For formerly homeless youth, the UNLV program supports career growth

Tierra Winston learned career preparation and dabbled in resume writing in high school, but it wasn’t until she took the UNLV Pathways program that she improved her job interview skills. hiring.

“The program reminded me of things we don’t know like the importance of communication, having a goal or a plan, knowing what you want to do and having a path to what you want. been an eye opener on those areas that we don’t pay attention to,” said 21-year-old Winston.

Winston has twice participated in UNLV Pathways, one of the initiatives of the UNLV MGM Public Policy Institute. The program aims to empower young adults who have experienced the foster system, housing insecurity or homelessness. Winston was part of the first cohort that met last summer. She has adjusted her work schedule so that she can participate in the last two weeks of the sessions this year.

Why come back? Because of the positive energy she felt, from the people she met, to learn something new and hone her skills, Winston said.

“I think what stood out to me the most was probably when we did a communication exercise. We all stood up and talked about different scenarios in situations. It’s like real situations that I opened my eyes to what type of communicator I am and if I needed to improve,” she said. “It was more of an eye opener, a sharpener of things that I should be more aware of and that I should pay attention.”

The latest cohort of five people, aged 16 to 24, met in February twice a week for two hours in the evening at Greenspun Hall. Pathways offers workshops led by Greenspun College of Urban Affairs faculty and staff, community volunteers, and MGM professionals. Interview preparation, conversation skills, social interactions, emotional health and financial planning are some of the topics covered.

The central theme of the program is that young adults gain the confidence to design their lives with a support network guiding them, said Rob Ulmer, dean of the Greenspun College of Urban Affairs. The program is a response to community needs, he noted.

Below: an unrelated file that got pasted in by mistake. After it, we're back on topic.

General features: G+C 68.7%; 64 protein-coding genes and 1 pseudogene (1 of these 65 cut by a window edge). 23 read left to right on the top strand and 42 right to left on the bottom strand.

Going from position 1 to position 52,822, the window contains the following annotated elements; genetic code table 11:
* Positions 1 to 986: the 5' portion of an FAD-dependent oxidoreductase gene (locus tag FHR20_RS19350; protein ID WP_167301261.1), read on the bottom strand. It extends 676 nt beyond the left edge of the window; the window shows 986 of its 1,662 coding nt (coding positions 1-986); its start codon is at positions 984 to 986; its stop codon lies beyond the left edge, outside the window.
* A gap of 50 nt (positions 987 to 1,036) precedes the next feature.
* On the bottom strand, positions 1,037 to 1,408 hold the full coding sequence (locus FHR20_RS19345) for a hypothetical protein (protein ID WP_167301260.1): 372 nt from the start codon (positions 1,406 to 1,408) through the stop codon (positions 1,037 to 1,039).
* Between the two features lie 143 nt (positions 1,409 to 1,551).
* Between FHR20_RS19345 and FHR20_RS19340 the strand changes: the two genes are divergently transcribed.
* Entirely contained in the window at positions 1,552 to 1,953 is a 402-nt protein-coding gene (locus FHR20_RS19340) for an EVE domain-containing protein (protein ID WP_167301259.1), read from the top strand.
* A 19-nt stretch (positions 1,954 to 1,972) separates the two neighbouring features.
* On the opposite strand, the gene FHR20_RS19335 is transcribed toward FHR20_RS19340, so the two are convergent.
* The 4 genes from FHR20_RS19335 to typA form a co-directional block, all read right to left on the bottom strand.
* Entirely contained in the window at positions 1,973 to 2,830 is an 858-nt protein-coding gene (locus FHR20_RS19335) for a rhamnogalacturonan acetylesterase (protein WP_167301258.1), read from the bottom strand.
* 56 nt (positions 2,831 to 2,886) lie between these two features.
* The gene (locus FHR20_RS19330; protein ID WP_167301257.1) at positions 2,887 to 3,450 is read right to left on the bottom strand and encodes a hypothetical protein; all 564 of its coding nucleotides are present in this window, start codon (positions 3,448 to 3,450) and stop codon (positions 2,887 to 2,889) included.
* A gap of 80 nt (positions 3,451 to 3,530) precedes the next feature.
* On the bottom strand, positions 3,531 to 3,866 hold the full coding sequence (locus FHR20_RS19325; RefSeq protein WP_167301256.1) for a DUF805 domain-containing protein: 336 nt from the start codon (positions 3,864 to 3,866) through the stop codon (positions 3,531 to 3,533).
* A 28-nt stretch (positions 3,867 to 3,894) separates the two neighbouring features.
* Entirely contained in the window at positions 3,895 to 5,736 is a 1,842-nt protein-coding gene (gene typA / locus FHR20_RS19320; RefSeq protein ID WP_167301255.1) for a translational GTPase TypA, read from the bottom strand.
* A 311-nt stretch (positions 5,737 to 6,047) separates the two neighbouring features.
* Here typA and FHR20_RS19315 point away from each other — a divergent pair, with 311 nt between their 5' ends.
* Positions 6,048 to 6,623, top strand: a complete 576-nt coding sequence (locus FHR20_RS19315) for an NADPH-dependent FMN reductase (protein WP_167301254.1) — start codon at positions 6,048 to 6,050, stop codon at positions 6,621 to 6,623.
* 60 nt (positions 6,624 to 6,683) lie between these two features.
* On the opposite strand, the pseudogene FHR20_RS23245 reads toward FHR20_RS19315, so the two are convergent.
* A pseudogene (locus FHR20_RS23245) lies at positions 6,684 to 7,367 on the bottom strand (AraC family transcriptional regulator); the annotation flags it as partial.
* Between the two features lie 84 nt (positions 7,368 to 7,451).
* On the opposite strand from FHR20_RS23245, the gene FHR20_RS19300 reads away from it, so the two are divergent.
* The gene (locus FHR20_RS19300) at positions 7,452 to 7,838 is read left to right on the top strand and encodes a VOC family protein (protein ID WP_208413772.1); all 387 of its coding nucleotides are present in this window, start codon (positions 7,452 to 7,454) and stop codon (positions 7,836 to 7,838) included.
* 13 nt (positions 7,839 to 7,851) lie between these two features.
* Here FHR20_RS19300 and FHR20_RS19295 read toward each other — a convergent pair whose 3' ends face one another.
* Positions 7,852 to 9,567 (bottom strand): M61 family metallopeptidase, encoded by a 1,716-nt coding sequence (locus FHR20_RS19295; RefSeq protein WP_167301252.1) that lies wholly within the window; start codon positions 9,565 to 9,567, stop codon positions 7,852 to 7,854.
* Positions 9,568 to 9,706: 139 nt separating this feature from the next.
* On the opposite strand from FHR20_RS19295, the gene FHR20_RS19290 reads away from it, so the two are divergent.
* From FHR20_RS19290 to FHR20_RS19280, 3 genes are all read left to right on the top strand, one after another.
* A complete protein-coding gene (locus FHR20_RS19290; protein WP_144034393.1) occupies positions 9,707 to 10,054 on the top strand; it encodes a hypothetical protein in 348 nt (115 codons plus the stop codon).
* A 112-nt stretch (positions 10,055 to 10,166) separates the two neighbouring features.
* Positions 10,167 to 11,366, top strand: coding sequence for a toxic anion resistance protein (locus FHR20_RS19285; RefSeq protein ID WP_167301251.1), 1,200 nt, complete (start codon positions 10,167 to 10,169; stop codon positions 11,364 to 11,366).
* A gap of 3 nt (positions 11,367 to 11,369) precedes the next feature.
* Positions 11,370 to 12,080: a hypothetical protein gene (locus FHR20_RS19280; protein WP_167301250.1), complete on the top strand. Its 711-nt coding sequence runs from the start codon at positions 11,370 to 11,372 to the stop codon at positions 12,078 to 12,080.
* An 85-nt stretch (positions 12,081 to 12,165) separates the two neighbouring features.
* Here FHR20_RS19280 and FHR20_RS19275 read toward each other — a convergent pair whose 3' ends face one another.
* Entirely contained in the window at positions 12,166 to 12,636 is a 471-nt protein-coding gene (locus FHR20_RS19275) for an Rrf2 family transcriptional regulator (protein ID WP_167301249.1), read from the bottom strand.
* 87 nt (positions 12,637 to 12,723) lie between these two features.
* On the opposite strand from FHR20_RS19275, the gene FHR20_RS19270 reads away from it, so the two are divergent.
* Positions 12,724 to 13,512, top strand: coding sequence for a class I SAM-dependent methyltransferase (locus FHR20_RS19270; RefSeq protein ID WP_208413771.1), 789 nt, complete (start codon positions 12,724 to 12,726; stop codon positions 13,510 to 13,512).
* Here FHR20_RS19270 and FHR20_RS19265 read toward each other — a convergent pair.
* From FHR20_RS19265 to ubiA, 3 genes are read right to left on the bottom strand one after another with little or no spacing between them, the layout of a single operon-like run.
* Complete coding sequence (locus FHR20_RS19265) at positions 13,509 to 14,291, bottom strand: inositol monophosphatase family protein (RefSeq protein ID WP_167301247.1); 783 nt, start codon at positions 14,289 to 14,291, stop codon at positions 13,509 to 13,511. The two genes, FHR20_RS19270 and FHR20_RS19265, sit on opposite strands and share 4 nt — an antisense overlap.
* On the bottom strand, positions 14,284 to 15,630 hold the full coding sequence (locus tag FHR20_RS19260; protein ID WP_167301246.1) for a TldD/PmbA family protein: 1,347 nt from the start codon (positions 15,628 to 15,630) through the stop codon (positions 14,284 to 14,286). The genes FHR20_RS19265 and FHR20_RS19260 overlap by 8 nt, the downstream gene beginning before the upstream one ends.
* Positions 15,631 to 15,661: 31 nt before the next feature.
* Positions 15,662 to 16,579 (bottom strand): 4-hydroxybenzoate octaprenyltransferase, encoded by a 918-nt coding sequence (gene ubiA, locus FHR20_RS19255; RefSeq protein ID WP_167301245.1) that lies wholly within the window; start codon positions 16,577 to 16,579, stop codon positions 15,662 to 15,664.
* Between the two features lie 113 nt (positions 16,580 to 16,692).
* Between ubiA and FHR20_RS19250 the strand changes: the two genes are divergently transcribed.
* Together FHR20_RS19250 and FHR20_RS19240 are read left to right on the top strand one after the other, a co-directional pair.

“This program is about creating equal opportunity for all members of our community,” Ullmer said. “It enhances the resources we can offer for individual growth. And it shows there’s room for everyone and everyone can be successful.”

A Nevada Need

According to 2019 data from Clark County Social Services, there are 3,000 children in foster care, from toddlers to teens. The Nevada Partnership For Homeless Youth cites data from 2019 that found Clark County had the fourth highest number of unaccompanied homeless youth of any major metropolitan area in the United States.

Ulmer points out that this population faces unfair bias in the hiring process. Potential employers may view the young adult as rude, unable to keep schedules or incommunicative.

That’s why Ulmer says the Pathways program can be a way to educate employers, even on-campus employers, about the challenges this population faces. A curriculum vitae does not give a complete picture of youth. Don’t throw away their resumes or underestimate this population because they don’t come from the same backgrounds or networks, he said.

“This program addresses these barriers and challenges, and our college is uniquely located and tasked with developing these solutions for these young people. Not everyone comes from the same background or has a local lawyer.